Thursday, 23 June 2011

Learning From Fairytales: Characters

Since the publication of Rapunzel’s Daughters is getting ever closer, I thought I’d look at a few things it’s possible to learn from fairy tales. They are, after all, one of the most fundamental storytelling forms. Here are some thoughts on character:

First, think about what your characters are for. In fairy tales, characters fill well defined roles in the story. They are there for a purpose, or they aren’t there. If you’re one of those people with dozens of characters floating around, it’s worth looking at.

Secondly, they stay true to themselves. Fairy tale characters are utterly two dimensional in most ways, but one advantage of them is that they act in consistent ways. Consistency is a better word than believability. It isn’t about what a real person might do in a situation. It’s about what that character does.

Thirdly, every facet of the character, from their name to the way they look, contributes something to the character. Again, in fairy tales, that is mostly a function of being two dimensional, but for us, it’s worth consideration. What do things like your characters’ clothes and names say about them?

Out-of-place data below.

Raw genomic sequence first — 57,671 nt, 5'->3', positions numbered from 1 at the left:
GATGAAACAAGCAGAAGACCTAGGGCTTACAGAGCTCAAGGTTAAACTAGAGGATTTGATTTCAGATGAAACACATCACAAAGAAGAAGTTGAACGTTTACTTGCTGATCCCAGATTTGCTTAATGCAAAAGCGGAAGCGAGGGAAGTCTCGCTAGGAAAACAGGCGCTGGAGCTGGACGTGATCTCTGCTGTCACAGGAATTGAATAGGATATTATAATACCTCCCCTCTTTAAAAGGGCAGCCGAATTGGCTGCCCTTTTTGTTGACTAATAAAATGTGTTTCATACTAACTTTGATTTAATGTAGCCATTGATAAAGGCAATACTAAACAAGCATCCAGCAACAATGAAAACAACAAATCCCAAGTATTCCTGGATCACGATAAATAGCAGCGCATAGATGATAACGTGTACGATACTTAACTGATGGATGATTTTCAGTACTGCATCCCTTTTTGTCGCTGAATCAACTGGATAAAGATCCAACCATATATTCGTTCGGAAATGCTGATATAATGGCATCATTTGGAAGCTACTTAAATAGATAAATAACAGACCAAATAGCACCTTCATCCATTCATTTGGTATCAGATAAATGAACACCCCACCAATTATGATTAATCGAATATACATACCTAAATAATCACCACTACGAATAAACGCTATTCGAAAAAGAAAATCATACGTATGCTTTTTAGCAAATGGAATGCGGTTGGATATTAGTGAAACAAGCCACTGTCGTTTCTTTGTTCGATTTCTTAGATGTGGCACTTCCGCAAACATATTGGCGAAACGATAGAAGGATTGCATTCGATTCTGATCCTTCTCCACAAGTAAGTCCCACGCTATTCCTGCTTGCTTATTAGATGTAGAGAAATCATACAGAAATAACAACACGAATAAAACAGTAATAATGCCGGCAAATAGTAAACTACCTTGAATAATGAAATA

Finally, they are affected by their own actions. One of the most important points with fairy tales is that actions have consequences. That should be true of your characters too. As a ghost writer, I have worked with people where their plots involve things coming from nowhere. Trust me, it is far, far more powerful when the things that affect characters are down to their choices.

1 comment:

Amy said...

Great post! I love the usage for fairytales and there are so many ways to expand on them. :)